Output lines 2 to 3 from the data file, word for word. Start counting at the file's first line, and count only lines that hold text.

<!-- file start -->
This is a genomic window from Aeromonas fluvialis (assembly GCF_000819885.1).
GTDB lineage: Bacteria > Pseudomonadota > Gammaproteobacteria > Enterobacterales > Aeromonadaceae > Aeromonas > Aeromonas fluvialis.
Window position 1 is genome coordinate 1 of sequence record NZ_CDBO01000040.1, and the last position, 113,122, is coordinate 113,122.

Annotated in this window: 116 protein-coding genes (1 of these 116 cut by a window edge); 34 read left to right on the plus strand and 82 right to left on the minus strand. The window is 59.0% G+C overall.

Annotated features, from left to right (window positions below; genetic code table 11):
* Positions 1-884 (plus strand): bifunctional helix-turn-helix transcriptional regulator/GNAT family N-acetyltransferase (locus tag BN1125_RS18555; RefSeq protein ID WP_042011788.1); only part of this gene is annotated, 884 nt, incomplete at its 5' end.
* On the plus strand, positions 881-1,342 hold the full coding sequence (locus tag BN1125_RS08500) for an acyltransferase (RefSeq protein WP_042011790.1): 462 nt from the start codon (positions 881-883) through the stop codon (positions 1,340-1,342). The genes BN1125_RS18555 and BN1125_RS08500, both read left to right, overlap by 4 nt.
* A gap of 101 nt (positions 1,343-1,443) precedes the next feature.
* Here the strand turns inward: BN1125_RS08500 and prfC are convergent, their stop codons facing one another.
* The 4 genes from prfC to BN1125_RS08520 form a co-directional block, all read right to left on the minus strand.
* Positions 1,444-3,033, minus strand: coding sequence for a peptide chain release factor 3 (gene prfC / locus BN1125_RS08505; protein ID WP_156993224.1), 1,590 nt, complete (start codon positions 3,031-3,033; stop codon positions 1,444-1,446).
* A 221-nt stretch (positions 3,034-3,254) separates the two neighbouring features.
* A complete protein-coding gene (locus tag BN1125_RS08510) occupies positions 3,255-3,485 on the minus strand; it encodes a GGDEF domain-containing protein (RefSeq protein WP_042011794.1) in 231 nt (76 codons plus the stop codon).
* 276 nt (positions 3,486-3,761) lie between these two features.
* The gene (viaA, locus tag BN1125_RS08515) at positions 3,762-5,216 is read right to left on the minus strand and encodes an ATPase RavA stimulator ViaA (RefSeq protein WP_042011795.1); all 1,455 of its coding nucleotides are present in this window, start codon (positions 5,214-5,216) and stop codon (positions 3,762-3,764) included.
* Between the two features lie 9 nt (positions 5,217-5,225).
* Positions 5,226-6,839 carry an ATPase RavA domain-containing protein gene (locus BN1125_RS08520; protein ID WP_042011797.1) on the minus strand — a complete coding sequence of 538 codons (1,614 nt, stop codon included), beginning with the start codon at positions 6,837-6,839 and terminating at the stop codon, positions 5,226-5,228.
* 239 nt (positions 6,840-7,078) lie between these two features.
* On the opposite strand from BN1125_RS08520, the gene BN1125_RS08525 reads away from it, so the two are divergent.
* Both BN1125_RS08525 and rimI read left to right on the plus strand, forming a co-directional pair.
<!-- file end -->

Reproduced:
GTDB lineage: Bacteria > Pseudomonadota > Gammaproteobacteria > Enterobacterales > Aeromonadaceae > Aeromonas > Aeromonas fluvialis.
Window position 1 is genome coordinate 1 of sequence record NZ_CDBO01000040.1, and the last position, 113,122, is coordinate 113,122.